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Hasegawa’s 1/48 F4U-5 Corsair

Drew Hatch shares his night fighting Korean War F4U-5, along with some of the history of this important aircraft in American aviation history. The aircraft Drew modeled was the mount of LT Guy Bordelon, who earned a Navy Cross. LT Bordelon was the navy’s only ace of the Korean war, it’s only prop ace, and the only night fighter ace.

The F4U had a long illustrious career. After WWII, it was relegated to flying in reserve units. The F4U-5 was the last production corsair for the US Navy and Marines. Following in the steps of the F4U-2 night fighter, the F4U-5 was tasked with the role of night fighter. Carrying a radar pod on the starboard wing and radar scope in the cockpit, it was tasked with defending the night skies above Korea against night intruders. These intruders earned the nickname: “bed check Charlie’s.”

A few years ago Hasagawa released a 48th scale version of this important aircraft. It is by far the most accurate late variant Corsair available.

Upon receiving my kit, I found some glaring omissions in the cockpit. First, the ‘eye brow’ arming switch boxes that sit atop the instrument panel shroud are missing. Also, the gun sight is fine for the day fighter, but is incorrect for night fighters. There was no throttle either. All these things are easily scratchbuilt. Since I was wanting to add a resin seat, the True Details cockpit was an easy choice to fix all the missing and incorrect parts.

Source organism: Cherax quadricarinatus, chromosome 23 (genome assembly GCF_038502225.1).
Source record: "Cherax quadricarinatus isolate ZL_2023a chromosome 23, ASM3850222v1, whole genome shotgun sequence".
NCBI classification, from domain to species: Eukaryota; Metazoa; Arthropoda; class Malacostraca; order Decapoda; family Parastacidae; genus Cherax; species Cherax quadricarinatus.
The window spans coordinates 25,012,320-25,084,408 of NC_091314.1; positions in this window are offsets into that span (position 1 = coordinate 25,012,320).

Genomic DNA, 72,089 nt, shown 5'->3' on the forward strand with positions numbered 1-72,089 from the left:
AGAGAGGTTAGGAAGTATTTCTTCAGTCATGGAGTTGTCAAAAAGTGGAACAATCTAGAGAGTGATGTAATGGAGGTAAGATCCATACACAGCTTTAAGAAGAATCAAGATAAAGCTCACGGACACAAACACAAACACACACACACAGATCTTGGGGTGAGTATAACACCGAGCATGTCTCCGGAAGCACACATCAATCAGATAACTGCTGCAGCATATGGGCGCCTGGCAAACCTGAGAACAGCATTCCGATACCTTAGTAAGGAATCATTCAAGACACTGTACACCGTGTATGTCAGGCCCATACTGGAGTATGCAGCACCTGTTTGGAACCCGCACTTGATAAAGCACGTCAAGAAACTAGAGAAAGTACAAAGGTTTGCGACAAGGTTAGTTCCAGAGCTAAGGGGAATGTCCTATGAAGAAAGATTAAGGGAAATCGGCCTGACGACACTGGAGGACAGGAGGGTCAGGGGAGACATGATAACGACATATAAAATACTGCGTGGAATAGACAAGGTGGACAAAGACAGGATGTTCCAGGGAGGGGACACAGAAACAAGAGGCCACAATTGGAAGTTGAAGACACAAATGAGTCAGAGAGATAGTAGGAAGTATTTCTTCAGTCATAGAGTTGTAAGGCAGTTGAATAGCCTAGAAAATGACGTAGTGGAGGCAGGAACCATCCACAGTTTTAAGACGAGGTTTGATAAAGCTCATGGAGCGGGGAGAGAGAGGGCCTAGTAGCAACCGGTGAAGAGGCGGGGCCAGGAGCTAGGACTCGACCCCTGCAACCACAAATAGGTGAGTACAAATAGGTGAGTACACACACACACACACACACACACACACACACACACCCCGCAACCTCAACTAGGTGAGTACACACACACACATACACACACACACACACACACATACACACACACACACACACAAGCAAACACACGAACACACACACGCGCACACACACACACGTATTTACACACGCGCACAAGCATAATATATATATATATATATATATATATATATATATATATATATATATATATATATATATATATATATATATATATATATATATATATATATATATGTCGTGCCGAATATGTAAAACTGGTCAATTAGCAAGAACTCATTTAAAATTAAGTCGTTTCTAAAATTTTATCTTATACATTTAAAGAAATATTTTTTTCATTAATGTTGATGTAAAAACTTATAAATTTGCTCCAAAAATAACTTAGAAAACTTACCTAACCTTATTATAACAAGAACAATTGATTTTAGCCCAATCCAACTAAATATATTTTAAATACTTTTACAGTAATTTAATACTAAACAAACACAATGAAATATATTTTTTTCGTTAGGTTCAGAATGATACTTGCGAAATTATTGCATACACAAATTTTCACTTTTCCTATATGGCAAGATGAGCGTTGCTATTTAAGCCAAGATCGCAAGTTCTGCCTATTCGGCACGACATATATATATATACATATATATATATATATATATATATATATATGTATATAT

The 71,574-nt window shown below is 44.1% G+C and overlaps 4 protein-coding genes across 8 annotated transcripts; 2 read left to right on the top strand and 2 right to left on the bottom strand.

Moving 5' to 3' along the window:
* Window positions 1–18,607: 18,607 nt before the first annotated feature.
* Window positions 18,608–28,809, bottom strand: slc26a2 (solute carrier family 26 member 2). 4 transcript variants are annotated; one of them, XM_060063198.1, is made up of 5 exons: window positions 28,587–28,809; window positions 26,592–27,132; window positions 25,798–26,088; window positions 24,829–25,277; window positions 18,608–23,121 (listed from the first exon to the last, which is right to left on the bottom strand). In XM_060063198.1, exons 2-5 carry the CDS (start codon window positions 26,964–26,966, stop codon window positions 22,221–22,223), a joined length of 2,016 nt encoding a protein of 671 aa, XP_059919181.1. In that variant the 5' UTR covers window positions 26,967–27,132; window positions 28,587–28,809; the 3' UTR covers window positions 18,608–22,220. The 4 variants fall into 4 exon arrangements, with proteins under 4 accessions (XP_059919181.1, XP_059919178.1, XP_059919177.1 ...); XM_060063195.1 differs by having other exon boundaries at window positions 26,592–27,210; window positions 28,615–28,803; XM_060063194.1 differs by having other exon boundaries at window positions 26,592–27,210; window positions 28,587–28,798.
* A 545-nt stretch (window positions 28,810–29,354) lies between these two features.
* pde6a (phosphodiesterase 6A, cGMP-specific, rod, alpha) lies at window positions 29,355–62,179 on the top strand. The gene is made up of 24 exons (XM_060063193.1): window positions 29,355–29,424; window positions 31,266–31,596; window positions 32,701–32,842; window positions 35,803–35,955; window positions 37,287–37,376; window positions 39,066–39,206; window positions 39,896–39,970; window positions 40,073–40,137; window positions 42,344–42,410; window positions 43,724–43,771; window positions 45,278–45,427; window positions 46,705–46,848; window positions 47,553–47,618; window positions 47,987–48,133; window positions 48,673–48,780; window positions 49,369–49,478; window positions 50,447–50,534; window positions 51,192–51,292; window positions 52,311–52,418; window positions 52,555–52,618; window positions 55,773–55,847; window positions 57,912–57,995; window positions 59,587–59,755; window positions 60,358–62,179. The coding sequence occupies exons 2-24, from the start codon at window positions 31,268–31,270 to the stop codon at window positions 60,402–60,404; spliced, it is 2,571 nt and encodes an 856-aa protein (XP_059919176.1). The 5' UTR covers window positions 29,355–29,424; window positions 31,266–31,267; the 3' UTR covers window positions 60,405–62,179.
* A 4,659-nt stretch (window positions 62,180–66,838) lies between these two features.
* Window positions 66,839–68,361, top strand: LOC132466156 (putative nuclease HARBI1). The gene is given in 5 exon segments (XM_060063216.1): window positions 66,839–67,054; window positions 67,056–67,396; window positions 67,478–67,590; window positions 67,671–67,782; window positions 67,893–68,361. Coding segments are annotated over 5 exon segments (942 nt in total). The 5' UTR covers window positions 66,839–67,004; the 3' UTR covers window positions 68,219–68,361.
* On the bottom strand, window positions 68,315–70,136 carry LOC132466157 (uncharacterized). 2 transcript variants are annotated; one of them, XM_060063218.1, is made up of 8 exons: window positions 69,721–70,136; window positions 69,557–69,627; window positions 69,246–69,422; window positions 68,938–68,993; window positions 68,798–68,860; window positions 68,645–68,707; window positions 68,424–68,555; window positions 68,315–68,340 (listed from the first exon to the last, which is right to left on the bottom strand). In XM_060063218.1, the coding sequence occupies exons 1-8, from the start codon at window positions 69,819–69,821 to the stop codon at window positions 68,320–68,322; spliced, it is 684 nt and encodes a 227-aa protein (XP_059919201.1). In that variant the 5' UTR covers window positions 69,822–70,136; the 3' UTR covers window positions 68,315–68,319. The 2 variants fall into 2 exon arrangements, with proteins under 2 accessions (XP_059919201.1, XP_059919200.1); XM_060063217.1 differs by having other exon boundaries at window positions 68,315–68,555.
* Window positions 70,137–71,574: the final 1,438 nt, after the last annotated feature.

Loaded with information on what I wanted to build, I set out construction with the cockpit. I took the resin instrument panel, since it fit better than the kit one, with the kit instrument panel decal. I punched out the individual instruments and applied them accordingly. This is somewhat time consuming, but the results are fabulous. I added some bits and other doo-dads to dress it up a little more.

For a dedicated night fighter, I removed the rocket pylons. That took some modification to the cannon fairings, but in the end, I think it was worth it. Most of the construction was straight forward. Take your time on the landing gear, if it is not aligned correctly, you can’t get it into the gear bays. The double wasp engine is beautiful. It rivals resin engines for what you see.

I chose to paint this one in Model Master enamels. Something I have not done in some time. The old favorites came back to “wow” me right out of the bottle. I used the kit markings VC-3 (fighter composite squadron) that came in the kit. They went down perfectly with only micro-set. There is some confusion to the color of the radar pod itself. Most photos’ show it to be white, or unpainted fiberglass to be accurate. Not being able to find a photo of that particular aircraft (not restored) I chose to follow the kit instructions and paint it black.

This was a fun and quick build. I will be building another, this time as a day fighter/bomber.

Drew Hatch has been an avid modeller since he was a teenager. Taking a modeling hiatus while flying in the Canadian Armed Forces, he picked it up again when he met his wife. They’ve been married ten wonderful years. Drew’s interests are naval and Canadian aviation, with an emphasis on the Pacific War. (Along with the slight detour into N. Africa during WWII.)